AC: Yes, I was on a pitch count all year, which was kind of frustrating, but it’s probably good for me. I don’t think I threw over 85 pitches. I had strained my oblique, so I was on 45 pitches for maybe two starts, and then I was on 65 for probably half the year, and then 85 for the rest. That really teaches you to manage your ballgame, because you know what you have. I mean, you’ve really got to make quality pitches, which is a big thing for me. And my arm still feels great, so I think it was probably a good thing for me, even though it’s frustrating when you’re throwing really well in the sixth and want to keep going. I guess it’s one of those things where maybe someday I’ll look back and say, ‘Man, I sure am glad that they didn’t make me throw more than that.’
DL: Do you know what your pitch count will be this coming season, or if your future is as a starter or out of the bullpen?
AC: I haven’t really talked to anybody about next year, so I don’t really know what the plan is for me, but I do know the plan I have for myself. I want to get to the big leagues next year and I’m going to do everything I can to get there, whether it is as a starter or as a reliever. It’s going to be a big spring training for me, I think. I have a full season under my belt already, and I’m going to come into spring training ready to go and fight for a job.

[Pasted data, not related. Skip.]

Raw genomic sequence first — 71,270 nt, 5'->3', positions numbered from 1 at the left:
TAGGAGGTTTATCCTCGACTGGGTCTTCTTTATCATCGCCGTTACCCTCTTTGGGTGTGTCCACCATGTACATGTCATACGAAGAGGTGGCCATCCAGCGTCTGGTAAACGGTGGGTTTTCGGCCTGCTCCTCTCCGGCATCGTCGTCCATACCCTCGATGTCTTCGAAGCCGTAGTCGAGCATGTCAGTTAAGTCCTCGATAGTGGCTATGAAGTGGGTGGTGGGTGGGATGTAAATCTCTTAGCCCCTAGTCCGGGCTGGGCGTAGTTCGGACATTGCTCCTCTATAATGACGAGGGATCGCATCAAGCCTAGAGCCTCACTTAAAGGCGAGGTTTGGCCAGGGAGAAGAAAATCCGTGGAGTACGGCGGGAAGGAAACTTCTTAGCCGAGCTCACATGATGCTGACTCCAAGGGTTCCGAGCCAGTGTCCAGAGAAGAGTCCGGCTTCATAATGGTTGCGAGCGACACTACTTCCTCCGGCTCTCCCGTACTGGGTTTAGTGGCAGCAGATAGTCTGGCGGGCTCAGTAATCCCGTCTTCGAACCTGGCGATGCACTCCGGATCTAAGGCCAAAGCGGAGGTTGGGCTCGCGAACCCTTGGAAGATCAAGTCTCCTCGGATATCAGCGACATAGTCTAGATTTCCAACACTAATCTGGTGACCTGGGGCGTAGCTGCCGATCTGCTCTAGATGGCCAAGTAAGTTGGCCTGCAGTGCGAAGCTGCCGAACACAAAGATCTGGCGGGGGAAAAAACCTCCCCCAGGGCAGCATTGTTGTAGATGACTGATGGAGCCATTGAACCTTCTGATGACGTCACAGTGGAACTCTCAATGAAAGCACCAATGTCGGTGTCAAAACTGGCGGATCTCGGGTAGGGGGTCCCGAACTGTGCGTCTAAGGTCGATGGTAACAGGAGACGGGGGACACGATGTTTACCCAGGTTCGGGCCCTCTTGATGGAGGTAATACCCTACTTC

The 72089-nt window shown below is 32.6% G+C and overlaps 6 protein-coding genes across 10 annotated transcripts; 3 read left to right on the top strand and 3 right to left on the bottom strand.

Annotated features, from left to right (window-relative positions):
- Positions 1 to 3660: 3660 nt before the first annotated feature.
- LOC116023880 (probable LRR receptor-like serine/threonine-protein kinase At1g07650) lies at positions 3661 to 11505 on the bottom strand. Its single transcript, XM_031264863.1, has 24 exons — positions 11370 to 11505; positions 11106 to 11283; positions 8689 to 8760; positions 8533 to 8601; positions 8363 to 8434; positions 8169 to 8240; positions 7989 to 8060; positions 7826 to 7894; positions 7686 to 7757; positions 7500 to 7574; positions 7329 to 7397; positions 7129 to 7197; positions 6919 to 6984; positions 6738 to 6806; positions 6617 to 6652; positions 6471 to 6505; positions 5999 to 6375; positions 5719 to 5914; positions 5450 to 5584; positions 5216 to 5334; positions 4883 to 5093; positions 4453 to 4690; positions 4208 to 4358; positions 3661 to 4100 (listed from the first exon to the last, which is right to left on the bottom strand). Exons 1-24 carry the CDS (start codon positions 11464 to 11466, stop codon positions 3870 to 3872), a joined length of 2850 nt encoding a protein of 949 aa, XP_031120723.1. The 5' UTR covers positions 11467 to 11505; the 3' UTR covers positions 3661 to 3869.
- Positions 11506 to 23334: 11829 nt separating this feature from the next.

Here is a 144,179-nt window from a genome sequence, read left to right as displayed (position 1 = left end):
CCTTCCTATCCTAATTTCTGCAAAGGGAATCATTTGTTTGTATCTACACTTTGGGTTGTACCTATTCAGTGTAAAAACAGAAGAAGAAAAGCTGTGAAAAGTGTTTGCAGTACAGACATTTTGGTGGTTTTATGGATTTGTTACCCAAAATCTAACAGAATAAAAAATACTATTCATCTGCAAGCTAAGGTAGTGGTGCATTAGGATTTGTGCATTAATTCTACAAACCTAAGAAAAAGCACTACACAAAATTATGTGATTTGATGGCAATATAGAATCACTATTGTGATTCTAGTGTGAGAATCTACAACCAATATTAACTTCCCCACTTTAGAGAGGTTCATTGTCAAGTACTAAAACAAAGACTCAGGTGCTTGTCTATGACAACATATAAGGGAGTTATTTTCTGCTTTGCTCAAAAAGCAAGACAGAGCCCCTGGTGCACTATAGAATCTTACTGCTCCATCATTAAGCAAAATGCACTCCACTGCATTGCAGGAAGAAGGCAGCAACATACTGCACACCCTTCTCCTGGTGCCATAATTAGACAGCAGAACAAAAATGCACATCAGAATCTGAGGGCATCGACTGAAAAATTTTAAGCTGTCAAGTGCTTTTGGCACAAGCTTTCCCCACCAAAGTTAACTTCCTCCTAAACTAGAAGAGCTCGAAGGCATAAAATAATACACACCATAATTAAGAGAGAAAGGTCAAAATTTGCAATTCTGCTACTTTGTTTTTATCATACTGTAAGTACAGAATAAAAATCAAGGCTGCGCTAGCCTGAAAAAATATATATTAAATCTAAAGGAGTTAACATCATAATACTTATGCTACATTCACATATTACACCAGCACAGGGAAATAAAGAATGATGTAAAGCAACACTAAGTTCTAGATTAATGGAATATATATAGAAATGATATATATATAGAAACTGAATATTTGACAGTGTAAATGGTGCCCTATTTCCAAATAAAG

DL: Being in the National League, you’ll have to swing a bat. Do you enjoy hitting?
AC: I love hitting, actually. It’s one of my favorite things. I played a position in high school, but it’s obvious that the higher you go up, the better the pitchers are. It’s just one of those things where I take pride in my extra work, so I do a lot of bunting on the side, but if the situation calls for it and I get to swing it, I’ll be ready. I’m not that great of a hitter, though. I love to hit, but I think I better mostly focus on the mound.
DL: You’ve had an opportunity to play with Josh Vitters, both in the regular season and here in the Arizona Fall League. Can you give a brief scouting report on him?
AC: Vitters has some of the best hands I’ve seen as far as hitting. He’s got a great swing and he makes contact a lot. I mean, a lot of people get on him because he didn’t have a lot of walks this year, but whenever he gets a good pitch he drives it somewhere. He’s just got phenomenal hands at the plate. He’s going to be good.
DL: How about Starlin Castro?
AC: He’s got phenomenal defense, and he’s been hitting really well here in Arizona. He’s made some really good plays behind me this year, and it’s just fun to watch Castro play defense. On a lot of hard plays, you don’t realize how hard they are because of how easy he makes them look.
DL: If you had to face Vitters and Castro, would you pitch them any differently?
AC: It would kind of depend on what the situation was, but mostly I’d try to get ahead of them, because they both can hit. I’d try to attack them and make them hit my best pitch. That’s pretty much my approach.